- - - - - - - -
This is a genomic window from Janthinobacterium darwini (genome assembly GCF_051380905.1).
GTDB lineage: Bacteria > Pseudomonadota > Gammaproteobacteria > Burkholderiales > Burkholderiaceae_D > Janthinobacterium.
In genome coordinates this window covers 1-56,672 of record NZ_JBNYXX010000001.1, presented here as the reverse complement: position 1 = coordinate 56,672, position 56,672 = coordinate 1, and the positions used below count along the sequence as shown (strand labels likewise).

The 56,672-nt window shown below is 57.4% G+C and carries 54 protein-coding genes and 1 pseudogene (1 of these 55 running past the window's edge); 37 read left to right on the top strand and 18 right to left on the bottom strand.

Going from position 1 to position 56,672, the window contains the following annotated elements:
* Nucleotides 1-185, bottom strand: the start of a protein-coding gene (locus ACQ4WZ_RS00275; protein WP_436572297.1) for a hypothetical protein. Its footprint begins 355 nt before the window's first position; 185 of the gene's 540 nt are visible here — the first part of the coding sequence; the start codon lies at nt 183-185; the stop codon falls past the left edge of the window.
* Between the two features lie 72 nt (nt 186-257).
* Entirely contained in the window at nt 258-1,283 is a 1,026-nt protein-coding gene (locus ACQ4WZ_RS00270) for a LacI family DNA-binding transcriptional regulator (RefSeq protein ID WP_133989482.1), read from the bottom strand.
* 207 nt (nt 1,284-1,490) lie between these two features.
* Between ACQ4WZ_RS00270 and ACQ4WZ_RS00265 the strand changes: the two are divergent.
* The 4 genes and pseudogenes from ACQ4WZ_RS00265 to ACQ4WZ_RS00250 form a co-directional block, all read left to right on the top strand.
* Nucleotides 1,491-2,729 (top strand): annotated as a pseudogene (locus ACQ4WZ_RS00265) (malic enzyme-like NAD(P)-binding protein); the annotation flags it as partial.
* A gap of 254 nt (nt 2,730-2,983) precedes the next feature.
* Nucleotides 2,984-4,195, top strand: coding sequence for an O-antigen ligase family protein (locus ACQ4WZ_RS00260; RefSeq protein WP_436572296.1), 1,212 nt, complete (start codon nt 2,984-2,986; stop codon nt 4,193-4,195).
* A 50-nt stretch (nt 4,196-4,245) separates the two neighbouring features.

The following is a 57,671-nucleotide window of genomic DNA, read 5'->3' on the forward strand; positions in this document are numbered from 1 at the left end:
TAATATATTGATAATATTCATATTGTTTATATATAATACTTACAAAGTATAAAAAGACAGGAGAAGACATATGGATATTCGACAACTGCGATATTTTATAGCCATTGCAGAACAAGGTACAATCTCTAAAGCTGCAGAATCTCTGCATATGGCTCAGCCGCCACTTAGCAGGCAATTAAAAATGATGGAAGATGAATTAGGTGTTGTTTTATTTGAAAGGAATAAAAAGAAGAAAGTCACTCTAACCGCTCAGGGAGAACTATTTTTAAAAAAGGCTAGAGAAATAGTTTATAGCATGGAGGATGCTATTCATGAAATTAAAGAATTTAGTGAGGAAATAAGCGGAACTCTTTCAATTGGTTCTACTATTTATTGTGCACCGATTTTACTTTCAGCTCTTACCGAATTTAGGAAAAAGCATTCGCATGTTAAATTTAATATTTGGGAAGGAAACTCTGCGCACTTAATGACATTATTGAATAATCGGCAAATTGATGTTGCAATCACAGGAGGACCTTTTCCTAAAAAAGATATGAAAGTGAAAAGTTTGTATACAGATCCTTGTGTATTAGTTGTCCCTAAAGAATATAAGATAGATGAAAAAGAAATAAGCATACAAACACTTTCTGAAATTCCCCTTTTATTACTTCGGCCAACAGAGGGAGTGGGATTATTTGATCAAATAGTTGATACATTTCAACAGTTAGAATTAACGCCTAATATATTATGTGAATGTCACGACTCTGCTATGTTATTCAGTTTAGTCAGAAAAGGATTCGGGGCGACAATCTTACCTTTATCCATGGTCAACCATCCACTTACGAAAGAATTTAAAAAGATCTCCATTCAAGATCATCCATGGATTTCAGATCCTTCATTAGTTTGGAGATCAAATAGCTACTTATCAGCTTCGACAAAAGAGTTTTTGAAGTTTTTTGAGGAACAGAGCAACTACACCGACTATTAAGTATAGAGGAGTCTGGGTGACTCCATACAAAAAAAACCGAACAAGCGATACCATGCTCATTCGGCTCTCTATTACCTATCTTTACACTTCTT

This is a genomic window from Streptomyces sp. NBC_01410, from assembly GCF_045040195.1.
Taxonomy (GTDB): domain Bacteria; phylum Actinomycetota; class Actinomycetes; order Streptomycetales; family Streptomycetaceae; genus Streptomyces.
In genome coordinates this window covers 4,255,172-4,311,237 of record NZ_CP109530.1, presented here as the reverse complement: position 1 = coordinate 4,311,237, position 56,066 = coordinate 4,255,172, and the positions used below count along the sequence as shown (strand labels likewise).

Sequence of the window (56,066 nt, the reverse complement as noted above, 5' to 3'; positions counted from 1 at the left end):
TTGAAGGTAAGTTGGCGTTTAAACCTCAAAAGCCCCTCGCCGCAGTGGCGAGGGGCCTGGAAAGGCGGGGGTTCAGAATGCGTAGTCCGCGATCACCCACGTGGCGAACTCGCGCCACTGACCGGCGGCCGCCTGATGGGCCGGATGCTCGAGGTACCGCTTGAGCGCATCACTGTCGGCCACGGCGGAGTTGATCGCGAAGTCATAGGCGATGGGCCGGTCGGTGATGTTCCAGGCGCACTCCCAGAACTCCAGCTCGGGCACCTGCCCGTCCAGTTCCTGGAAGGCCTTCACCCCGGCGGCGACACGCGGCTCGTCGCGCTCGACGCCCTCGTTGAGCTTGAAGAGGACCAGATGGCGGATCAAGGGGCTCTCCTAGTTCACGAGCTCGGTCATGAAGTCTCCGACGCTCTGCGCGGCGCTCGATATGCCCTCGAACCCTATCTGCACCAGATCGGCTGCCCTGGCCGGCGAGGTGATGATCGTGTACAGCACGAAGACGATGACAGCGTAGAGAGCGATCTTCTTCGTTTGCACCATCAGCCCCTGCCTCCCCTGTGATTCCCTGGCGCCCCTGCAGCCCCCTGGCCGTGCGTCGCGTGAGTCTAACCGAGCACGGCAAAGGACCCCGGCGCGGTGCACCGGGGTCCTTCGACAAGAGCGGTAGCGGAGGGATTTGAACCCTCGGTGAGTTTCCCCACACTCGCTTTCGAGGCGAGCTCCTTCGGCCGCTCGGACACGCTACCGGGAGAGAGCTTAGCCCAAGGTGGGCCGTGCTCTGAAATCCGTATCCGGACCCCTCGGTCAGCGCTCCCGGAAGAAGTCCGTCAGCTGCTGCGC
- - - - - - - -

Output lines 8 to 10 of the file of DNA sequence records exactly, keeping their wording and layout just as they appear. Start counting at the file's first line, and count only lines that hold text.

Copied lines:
* Entirely contained in the window at nt 258-1,283 is a 1,026-nt protein-coding gene (locus ACQ4WZ_RS00270) for a LacI family DNA-binding transcriptional regulator (RefSeq protein ID WP_133989482.1), read from the bottom strand.
* 207 nt (nt 1,284-1,490) lie between these two features.
* Between ACQ4WZ_RS00270 and ACQ4WZ_RS00265 the strand changes: the two are divergent.